BEIRUT: The latest intensified flurry of activity, including high-level meetings, has failed to bridge the wide gap among rivals over a new electoral law, bringing the monthslong deadlock back to square one and raising fears of either a new extension of Parliament’s term, or returning to the disputed 1960 majoritarian system to govern the upcoming elections, political sources said Tuesday.
“Lingering differences over the shape of a new electoral law and the number of electoral districts are making it difficult for rivals to agree on a voting system acceptable to all the parties,” a source told The Daily Star.
“Therefore, if no agreement is reached before June 20 [when Parliament’s mandate expires], the country is poised for one of two bitter choices: A new extension of Parliament’s term, or having the elections under the 1960 law in order to avoid a parliamentary vacuum,” the source said.
Perhaps, the seemingly intractable crisis over a new vote law, that has begun raising serious questions about the viability of the country’s sectarian-based political system, was best manifested Tuesday when Foreign Minister Gebran Bassil said his Free Patriotic Movement stood firm on his sectarian-based two-stage “qualification” vote law proposal, which has drawn opposition from Speaker Nabih Berri, MP Walid Jumblatt’s bloc and the Lebanese Forces.
Lawmakers from Berri’s and Jumblatt’s blocs have even pronounced Bassil’s proposal dead shortly after it was announced last month. The proposal has also been blasted by some lawmakers from the Future Movement’s bloc who argued that it would deepen sectarian divisions.
Bassil, the FPM leader, said that in light of the rival parties’ failure to agree on a new electoral law, the alternative left is the Orthodox law or the “qualification” law.
“We might have missed a new opportunity to agree [on a vote law] and I don’t know why and in whose interest, especially when we have no other alternative,” Bassil told reporters following the weekly meeting of the Change and Reform bloc he chaired in Rabieh.
“Amid our rejection of an extension [of Parliament’s term, the 1960 law and a vacuum, as do all the Lebanese, this means that we have nothing left to agree on except by returning to our essential proposal: the Orthodox Law,” he said, referring to the law proposed in 2012 that calls for each sect to elect its MPs.
Admitting that the Orthodox Gathering Law has not gained enough support after it was rejected by most parliamentary blocs on the grounds that it would aggravate sectarian divisions in the country, Bassil said that his “qualification” law has been accepted by Hezbollah, the Future Movement and the FPM.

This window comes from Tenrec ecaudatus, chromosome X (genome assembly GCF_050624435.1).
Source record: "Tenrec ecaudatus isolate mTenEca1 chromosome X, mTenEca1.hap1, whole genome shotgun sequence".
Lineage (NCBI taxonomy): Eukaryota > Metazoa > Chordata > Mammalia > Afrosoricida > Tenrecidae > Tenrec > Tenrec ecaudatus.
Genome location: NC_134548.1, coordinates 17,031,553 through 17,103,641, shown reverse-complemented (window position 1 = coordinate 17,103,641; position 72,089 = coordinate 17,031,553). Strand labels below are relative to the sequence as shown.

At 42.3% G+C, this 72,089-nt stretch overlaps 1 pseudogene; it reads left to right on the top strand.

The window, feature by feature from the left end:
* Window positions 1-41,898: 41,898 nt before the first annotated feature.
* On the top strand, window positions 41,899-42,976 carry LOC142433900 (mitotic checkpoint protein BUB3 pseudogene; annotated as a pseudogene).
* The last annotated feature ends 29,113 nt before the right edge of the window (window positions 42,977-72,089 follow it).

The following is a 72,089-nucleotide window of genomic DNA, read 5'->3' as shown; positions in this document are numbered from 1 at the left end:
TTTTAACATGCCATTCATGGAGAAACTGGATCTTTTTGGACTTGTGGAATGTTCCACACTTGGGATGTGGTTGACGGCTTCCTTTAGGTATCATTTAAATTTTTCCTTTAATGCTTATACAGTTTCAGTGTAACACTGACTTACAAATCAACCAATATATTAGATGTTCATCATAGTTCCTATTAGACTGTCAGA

“The qualification law is the only thing available today in our hands and which enjoys a numerical majority as stipulated by the National Charter,” he said. Bassil reiterated the FPM’s demand for a new electoral law to correct Christian representation as stipulated by the National Charter on equal power sharing between Muslims and Christians. President Michel Aoun Monday defended the “qualification” law proposal, denying it was sectarian-oriented.
In an apparent response to Berri’s withdrawal of his proposal for the creation of a senate, Bassil said: “We regret after we have been informed that the idea of a senate has been aborted because apparently it has been linked to uncalculated and unprepared matters.”
Bassil’s tough stance came two days after crucial talks between Berri and Prime Minister Saad Hariri had failed to make any major breakthrough in the deadlock over a new electoral law. It also came after Berri has withdrawn his proportional vote law proposal after it was rejected by the FPM.
As part of the ongoing talks over a new vote law, Adwan met Tuesday night with Jumbaltt at the latter’s residence in Clemenceau. Adwan has been shuttling between Berri, Hariri and Bassil in a bid to reach a unified formula.
Also, MP Ibrahim Kanaan, the FPM’s secretary, met with LF chief Samir Geagea at the latter’s residence in Maarab, north of Beirut, as part of the two parties’ coordination on the electoral law impasse. The meeting was also attended by Information Minister Melhem Riachi.
Although the parliamentary Future bloc made no mention of the talks on a new electoral law in a statement issued after its weekly meeting, Future MP Ammar Houri said that Hariri has been working hard to help find common ground between rivals to break the deadlock. “Prime Minister Saad Hariri is working day and night to tackle the electoral law issue and is trying to reconcile [the parties’] viewpoints. He has succeed in bridging the gap [between parties],” Houri told the Voice of Lebanon radio station. “Dialogue is ongoing. But there have been some complications,” he said.
Kataeb Party chief MP Sami Gemayel blasted the government for failing to endorse a new electoral law. “There is a talk two weeks before the expiry of Parliament’s mandate about constitutional amendments, like the creation of a senate which is essential. But those who could not in eight years approve an electoral law, can they convince us that within two weeks they will establish a senate and approve its prerogatives ... and hold parliamentary elections within two weeks?” he told a news conference at the party’s headquarters in Beirut’s Saifi neighborhood. “Show some respect for the Lebanese people.”
He accused rival factions of seeking to endorse an electoral law to serve their own interests.
“The goal of an electoral law is to suit the Lebanese people and its ability to change,” Gemayel said, adding: “We are talking about an electoral law and you [politicians] are talking about an electoral compromise and agreement to know the results of the elections beforehand.”